In addition to recent guidance allowing Health Savings Accounts (HSAs) to reimburse for over-the-counter medications (see our Client Alert), the Internal Revenue Service (IRS) has issued IRS Notice 2020-23 as well as frequently asked questions (FAQs) which, in part, describe relief for HSA contributions:
Specifically, contributions to HSAs may be made up until July 15, 2020. Additionally, if excess contributions had been made in 2019 and were treated as being taxable, individuals can avoid the 6% excise tax if the excess amount (plus income on that amount) is withdrawn by July 15, 2020. This does not apply to contributions that were made via salary reduction or if deductions were taken on the excess amounts. Contributions must be taxable.
The specific questions and answers relating to HSAs are as follows:
Q. Does this relief provide me more time to contribute money to my HSA or Archer MSA for 2019?
A. Yes. Contributions may be made to your HSA or Archer MSA, for a particular year, at any time during the year or by the due date for filing your return for that year. Because the due date for filing Federal income tax returns is now July 15, 2020, under this relief, you may make contributions to your HSA or Archer MSA for 2019 at any time up to July 15, 2020. For more details on HSA or Archer MSA contributions, see Publication 969, Health Savings Accounts and other Tax-Favored Health Plans.
Q. I made an excess contribution to my HSA in 2019. Can I avoid the 6% excise tax if I withdraw the excess amount (and income on the excess amount) by July 15, 2020?
A. Yes, provided that you didn’t make the contributions to the HSA through a salary reduction or similar arrangement with your employer, and you didn’t (or don’t) take a deduction for the excess contribution when you file your tax return. Also, if you file your return by July 15, 2020, and don’t withdraw those excess contributions by that date, you can still avoid the excise tax if you withdraw the excess (and income on the excess amount) by October 15, 2020.
The latter FAQ states that the withdrawal relief does not apply to contributions that were made via salary reduction or if deductions were taken on the excess amounts. This is because the excise taxes are only avoided if excess contributions are timely withdrawn, and only if the contributions are treated as taxable. The FAQ is unclear as to whether there is a blanket exclusion for contributions through salary reduction, or just those which are not taxable.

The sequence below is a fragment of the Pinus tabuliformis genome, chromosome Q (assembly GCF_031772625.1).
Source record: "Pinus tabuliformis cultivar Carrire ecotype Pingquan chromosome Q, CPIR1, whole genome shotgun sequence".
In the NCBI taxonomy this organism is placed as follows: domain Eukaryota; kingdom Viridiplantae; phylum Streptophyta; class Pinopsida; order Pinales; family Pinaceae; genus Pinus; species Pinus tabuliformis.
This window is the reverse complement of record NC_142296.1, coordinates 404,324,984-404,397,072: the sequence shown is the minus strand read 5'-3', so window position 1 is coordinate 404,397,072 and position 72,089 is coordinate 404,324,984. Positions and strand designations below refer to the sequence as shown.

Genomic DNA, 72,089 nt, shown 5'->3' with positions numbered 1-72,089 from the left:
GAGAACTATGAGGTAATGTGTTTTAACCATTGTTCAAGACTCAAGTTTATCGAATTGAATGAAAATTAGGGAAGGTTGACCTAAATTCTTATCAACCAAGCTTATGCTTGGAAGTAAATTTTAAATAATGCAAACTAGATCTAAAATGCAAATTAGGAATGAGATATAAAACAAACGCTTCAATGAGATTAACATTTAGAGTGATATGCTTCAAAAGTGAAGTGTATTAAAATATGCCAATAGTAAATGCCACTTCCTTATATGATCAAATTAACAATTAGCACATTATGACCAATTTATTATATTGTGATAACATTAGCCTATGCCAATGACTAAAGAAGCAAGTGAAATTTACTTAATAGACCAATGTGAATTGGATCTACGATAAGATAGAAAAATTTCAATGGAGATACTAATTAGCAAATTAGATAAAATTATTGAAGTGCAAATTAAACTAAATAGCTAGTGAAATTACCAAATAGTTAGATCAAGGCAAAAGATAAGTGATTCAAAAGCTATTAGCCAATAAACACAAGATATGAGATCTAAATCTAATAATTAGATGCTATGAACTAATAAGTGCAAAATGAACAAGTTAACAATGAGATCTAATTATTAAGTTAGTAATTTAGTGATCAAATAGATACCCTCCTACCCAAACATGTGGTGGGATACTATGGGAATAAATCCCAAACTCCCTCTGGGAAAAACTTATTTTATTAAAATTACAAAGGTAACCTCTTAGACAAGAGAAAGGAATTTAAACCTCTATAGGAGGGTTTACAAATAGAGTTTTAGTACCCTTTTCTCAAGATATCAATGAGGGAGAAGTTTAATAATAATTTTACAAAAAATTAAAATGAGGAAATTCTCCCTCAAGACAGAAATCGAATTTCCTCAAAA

Timely filing of returns, as well as amended returns, are still required to accomplish the above. Automatic extension are not allowed if returns are not timely filed.
As you are well aware, the law and guidance are rapidly evolving in this area. Please check with your Fraser Trebilcock attorney for the most recent updates.
This alert serves as a general summary, and does not constitute legal guidance. Please contact us with any specific questions.
We have created a response team to the rapidly changing COVID-19 situation and the law and guidance that follows, so we will continue to post any new developments. You can view our COVID-19 Response Page and additional resources by following the link here. In the meantime, if you have any questions, please contact your Fraser Trebilcock attorney.
Elizabeth H. Latchana specializes in employee health and welfare benefits. Recognized for her outstanding legal work, in both 2019 and 2015, Beth was selected as “Lawyer of the Year” in Lansing for Employee Benefits (ERISA) Law by Best Lawyers, and in 2017 as one of the Top 30 “Women in the Law” by Michigan Lawyers Weekly. Contact her for more information on this reminder or other matters at 517.377.0826 or email@example.com.